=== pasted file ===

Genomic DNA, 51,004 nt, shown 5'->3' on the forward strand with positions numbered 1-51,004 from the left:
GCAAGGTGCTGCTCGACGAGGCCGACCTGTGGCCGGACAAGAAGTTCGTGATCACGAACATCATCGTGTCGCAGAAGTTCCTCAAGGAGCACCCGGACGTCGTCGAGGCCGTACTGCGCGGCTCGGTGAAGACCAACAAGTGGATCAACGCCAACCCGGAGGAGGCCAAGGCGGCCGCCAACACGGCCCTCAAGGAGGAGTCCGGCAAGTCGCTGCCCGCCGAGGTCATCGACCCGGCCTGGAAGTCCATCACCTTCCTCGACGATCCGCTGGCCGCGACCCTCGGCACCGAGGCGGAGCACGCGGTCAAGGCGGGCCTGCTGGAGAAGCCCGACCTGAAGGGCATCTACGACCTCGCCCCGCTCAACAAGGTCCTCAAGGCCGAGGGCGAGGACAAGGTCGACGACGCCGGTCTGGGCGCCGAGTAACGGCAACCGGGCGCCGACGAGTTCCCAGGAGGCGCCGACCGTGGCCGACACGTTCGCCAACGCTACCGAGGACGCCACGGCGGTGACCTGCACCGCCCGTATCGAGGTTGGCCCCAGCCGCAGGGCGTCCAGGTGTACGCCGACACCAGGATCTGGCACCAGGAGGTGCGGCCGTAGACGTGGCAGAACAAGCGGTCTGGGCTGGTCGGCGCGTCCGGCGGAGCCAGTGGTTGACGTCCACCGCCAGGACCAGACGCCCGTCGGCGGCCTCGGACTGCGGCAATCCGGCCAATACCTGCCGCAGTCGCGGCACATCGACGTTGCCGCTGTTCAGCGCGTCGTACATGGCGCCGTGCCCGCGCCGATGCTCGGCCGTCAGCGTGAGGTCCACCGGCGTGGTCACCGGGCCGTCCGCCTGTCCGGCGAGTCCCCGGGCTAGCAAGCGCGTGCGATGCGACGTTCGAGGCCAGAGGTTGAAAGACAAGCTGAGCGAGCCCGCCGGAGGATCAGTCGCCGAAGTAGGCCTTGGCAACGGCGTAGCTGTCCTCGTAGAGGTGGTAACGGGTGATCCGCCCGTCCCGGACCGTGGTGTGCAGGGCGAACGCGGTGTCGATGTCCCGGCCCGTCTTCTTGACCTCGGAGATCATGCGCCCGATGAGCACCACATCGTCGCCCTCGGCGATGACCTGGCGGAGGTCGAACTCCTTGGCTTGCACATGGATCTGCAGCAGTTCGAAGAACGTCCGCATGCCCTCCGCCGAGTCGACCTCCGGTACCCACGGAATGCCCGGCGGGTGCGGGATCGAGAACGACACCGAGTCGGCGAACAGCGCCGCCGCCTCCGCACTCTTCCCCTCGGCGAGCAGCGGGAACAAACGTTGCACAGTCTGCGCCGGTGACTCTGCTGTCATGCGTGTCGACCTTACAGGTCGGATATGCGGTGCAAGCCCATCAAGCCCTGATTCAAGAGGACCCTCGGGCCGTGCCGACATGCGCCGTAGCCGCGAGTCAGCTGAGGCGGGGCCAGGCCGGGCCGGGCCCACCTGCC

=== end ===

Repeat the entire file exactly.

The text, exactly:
Genomic DNA, 51,004 nt, shown 5'->3' on the forward strand with positions numbered 1-51,004 from the left:
GCAAGGTGCTGCTCGACGAGGCCGACCTGTGGCCGGACAAGAAGTTCGTGATCACGAACATCATCGTGTCGCAGAAGTTCCTCAAGGAGCACCCGGACGTCGTCGAGGCCGTACTGCGCGGCTCGGTGAAGACCAACAAGTGGATCAACGCCAACCCGGAGGAGGCCAAGGCGGCCGCCAACACGGCCCTCAAGGAGGAGTCCGGCAAGTCGCTGCCCGCCGAGGTCATCGACCCGGCCTGGAAGTCCATCACCTTCCTCGACGATCCGCTGGCCGCGACCCTCGGCACCGAGGCGGAGCACGCGGTCAAGGCGGGCCTGCTGGAGAAGCCCGACCTGAAGGGCATCTACGACCTCGCCCCGCTCAACAAGGTCCTCAAGGCCGAGGGCGAGGACAAGGTCGACGACGCCGGTCTGGGCGCCGAGTAACGGCAACCGGGCGCCGACGAGTTCCCAGGAGGCGCCGACCGTGGCCGACACGTTCGCCAACGCTACCGAGGACGCCACGGCGGTGACCTGCACCGCCCGTATCGAGGTTGGCCCCAGCCGCAGGGCGTCCAGGTGTACGCCGACACCAGGATCTGGCACCAGGAGGTGCGGCCGTAGACGTGGCAGAACAAGCGGTCTGGGCTGGTCGGCGCGTCCGGCGGAGCCAGTGGTTGACGTCCACCGCCAGGACCAGACGCCCGTCGGCGGCCTCGGACTGCGGCAATCCGGCCAATACCTGCCGCAGTCGCGGCACATCGACGTTGCCGCTGTTCAGCGCGTCGTACATGGCGCCGTGCCCGCGCCGATGCTCGGCCGTCAGCGTGAGGTCCACCGGCGTGGTCACCGGGCCGTCCGCCTGTCCGGCGAGTCCCCGGGCTAGCAAGCGCGTGCGATGCGACGTTCGAGGCCAGAGGTTGAAAGACAAGCTGAGCGAGCCCGCCGGAGGATCAGTCGCCGAAGTAGGCCTTGGCAACGGCGTAGCTGTCCTCGTAGAGGTGGTAACGGGTGATCCGCCCGTCCCGGACCGTGGTGTGCAGGGCGAACGCGGTGTCGATGTCCCGGCCCGTCTTCTTGACCTCGGAGATCATGCGCCCGATGAGCACCACATCGTCGCCCTCGGCGATGACCTGGCGGAGGTCGAACTCCTTGGCTTGCACATGGATCTGCAGCAGTTCGAAGAACGTCCGCATGCCCTCCGCCGAGTCGACCTCCGGTACCCACGGAATGCCCGGCGGGTGCGGGATCGAGAACGACACCGAGTCGGCGAACAGCGCCGCCGCCTCCGCACTCTTCCCCTCGGCGAGCAGCGGGAACAAACGTTGCACAGTCTGCGCCGGTGACTCTGCTGTCATGCGTGTCGACCTTACAGGTCGGATATGCGGTGCAAGCCCATCAAGCCCTGATTCAAGAGGACCCTCGGGCCGTGCCGACATGCGCCGTAGCCGCGAGTCAGCTGAGGCGGGGCCAGGCCGGGCCGGGCCCACCTGCC